Figures released by the Fibre to the Home council show that the US is now second globally in connections of fibre to the home (FTTH). The US is a few years ahead of the UK in fibre roll outs so the numbers should give some indication of services and take up that could be achieved here in the UK.
Of US citizens, 61% currently have a broadband connection, 22% no Internet, and 17% still use dial-up. Fibre to the Home is available to 12% of US homes, and only 3.5% of those are connected (equating to approximately 5.7% of all broadband connections in the US). These statistics are for full fibre to the home deployment where each individual home receives a fibre to their premises, and excludes hybrid networks such as Fibre to the Cabinet that use copper for the connection to the actual home.
The figures projected forward for the end of September 2008 show that 13.8 million homes in North America will be passed by a FTTH service. Of those, 12.3 million are actually being marketed a service, and 3.7 million have taken it. That equates to a 30.4% take up rate, i.e. 30.4% of homes are taking a service where it is being actively marketed to them. 2.2 million of those using FTTH receive television services over it. The difference between 'homes passed' and 'homes marketed' is due to the continued build out of networks, and shows where a provider will market to a whole town at once rather than individual streets or communities.
|32%||Video on demand services|
|26%||Full length movie downloads|
|7%||Home business activities that
wouldn't be possible without FTTH
Of those under 35, the application people were most looking forward to is more feature-rich websites with full screen video. Of those over 55, it was face to face medical services with a doctor or nurse from home.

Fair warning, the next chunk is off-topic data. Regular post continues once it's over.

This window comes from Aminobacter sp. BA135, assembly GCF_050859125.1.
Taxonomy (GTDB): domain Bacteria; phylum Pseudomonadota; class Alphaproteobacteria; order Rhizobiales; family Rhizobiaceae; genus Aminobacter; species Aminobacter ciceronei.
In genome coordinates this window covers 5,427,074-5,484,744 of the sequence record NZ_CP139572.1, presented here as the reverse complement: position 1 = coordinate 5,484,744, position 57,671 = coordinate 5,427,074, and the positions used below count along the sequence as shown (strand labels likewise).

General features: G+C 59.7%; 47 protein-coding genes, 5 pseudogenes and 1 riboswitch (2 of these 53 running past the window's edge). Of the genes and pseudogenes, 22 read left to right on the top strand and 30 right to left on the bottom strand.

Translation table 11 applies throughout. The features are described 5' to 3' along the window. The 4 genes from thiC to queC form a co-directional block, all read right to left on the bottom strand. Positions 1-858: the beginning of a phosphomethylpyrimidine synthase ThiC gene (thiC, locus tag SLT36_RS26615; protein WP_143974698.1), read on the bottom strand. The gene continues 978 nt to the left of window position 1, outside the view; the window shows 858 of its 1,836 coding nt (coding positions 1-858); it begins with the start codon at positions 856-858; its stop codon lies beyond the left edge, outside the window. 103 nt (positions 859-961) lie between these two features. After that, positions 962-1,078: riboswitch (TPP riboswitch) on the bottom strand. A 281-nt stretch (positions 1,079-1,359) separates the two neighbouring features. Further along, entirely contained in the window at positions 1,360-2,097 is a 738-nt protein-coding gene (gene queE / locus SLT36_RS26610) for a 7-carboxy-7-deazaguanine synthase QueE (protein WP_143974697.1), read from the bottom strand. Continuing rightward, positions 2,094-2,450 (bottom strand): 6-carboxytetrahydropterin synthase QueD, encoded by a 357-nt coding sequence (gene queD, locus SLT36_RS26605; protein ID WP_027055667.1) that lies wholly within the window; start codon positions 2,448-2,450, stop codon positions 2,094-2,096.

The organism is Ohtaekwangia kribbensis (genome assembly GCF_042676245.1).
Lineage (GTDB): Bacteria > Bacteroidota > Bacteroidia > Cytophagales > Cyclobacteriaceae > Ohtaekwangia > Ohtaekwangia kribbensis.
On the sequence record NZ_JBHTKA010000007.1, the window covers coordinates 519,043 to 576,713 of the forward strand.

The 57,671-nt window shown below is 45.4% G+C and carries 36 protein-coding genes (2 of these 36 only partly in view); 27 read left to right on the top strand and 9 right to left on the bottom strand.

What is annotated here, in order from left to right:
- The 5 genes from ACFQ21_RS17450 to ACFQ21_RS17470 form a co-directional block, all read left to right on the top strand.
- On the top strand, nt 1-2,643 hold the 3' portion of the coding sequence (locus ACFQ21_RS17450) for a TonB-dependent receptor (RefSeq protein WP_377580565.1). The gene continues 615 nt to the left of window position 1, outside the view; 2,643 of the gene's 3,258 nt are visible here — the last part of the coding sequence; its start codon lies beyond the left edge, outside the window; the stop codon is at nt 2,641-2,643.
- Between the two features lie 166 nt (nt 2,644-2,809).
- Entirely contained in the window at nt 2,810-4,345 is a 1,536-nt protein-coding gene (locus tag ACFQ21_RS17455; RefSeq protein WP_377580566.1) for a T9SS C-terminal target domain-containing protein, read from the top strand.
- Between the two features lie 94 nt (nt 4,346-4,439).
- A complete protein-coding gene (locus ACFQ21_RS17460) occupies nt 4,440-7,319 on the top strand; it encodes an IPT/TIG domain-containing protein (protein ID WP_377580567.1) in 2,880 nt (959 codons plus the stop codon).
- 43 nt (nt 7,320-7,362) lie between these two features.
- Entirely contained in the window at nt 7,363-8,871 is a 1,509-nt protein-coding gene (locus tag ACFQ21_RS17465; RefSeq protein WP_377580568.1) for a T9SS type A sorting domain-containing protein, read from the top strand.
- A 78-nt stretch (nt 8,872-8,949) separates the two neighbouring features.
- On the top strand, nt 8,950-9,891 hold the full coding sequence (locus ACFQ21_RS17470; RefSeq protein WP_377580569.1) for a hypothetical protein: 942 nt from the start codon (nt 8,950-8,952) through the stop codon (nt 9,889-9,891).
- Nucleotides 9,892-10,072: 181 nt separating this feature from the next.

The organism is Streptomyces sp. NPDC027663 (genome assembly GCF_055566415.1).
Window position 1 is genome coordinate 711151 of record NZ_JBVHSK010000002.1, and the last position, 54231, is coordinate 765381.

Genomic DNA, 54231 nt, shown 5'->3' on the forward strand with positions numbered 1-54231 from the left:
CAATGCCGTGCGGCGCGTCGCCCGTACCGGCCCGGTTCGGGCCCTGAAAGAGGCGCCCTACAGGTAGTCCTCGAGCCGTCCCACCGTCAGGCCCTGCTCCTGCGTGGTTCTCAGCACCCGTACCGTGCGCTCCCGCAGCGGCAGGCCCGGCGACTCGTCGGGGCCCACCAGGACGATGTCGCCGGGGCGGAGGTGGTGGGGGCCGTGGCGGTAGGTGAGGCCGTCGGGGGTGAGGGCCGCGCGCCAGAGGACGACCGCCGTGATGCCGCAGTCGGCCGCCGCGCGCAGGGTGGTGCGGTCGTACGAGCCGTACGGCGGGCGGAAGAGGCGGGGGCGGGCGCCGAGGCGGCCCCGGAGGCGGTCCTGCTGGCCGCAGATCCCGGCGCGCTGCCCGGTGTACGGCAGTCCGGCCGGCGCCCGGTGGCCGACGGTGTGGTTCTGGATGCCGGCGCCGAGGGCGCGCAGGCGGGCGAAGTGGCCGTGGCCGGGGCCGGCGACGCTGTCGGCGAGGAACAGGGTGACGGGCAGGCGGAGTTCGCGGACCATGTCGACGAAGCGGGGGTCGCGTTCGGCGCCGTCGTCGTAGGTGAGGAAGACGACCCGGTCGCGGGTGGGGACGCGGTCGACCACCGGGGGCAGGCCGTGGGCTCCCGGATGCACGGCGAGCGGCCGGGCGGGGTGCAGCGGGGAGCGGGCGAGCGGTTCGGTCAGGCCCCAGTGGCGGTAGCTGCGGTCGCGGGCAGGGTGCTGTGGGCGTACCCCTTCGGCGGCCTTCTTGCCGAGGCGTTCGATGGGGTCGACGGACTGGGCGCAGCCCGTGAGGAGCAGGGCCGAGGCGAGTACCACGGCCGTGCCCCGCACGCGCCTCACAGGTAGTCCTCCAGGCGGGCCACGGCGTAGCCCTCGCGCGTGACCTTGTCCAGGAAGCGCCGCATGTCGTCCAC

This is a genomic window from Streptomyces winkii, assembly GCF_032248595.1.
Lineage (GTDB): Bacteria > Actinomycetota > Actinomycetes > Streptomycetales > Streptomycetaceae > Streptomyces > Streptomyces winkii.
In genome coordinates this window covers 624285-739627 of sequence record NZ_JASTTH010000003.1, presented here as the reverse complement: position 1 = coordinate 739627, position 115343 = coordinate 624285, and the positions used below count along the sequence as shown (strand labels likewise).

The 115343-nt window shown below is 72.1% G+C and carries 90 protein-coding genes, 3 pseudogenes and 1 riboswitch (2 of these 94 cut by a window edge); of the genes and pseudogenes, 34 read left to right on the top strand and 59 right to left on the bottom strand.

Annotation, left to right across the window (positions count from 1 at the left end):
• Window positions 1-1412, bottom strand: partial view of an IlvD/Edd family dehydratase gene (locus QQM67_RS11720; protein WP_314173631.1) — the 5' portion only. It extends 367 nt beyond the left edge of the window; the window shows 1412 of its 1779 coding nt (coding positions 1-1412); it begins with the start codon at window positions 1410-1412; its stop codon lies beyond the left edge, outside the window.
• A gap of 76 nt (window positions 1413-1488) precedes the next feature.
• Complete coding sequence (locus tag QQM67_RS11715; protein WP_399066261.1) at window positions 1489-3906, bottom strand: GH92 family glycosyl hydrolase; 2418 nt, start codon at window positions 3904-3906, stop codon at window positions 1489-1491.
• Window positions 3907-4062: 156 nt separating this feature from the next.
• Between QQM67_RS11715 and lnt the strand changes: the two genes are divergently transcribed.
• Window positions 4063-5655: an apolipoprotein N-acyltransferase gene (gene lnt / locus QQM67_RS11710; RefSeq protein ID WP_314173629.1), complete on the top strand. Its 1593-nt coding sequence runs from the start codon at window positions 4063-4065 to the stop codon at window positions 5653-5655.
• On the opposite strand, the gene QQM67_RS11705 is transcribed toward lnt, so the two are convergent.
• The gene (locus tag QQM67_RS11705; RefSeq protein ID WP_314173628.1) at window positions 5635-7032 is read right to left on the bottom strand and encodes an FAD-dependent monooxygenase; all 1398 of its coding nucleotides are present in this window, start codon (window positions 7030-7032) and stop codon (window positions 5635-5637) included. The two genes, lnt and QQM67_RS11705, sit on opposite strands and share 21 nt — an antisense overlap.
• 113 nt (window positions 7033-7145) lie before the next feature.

More than 80% of new housing developments are being deployed with FTTH technology. The cost of actually connecting up homes varies. It is based on two factors- the cost to connect a home, and the cost to pass a home (i.e. deploy fibre to an area). The average cost to connect each home generally lies within a range of about $1100 to $2500 depending on take up of service in the area.
One interesting point to note is that rural areas that are currently under served by existing services tend to have high take up rates of FTTH. This could apply well to areas in the UK such as the valleys in Wales where digital terrestrial television services can suffer poor signal quality, and a fibre based product offering television, high-speed Internet access and telephony services could prove popular. Comparing this with bustling towns and cities that already have access to ADSL2+ and cable broadband services, there could be little incentive for users to change to a fibre service without new applications.
Of some concern is the average download speed achieved by FTTH servces. In March 2008 the median was 7.0Mbps, up from 5.2Mbps in March 2007.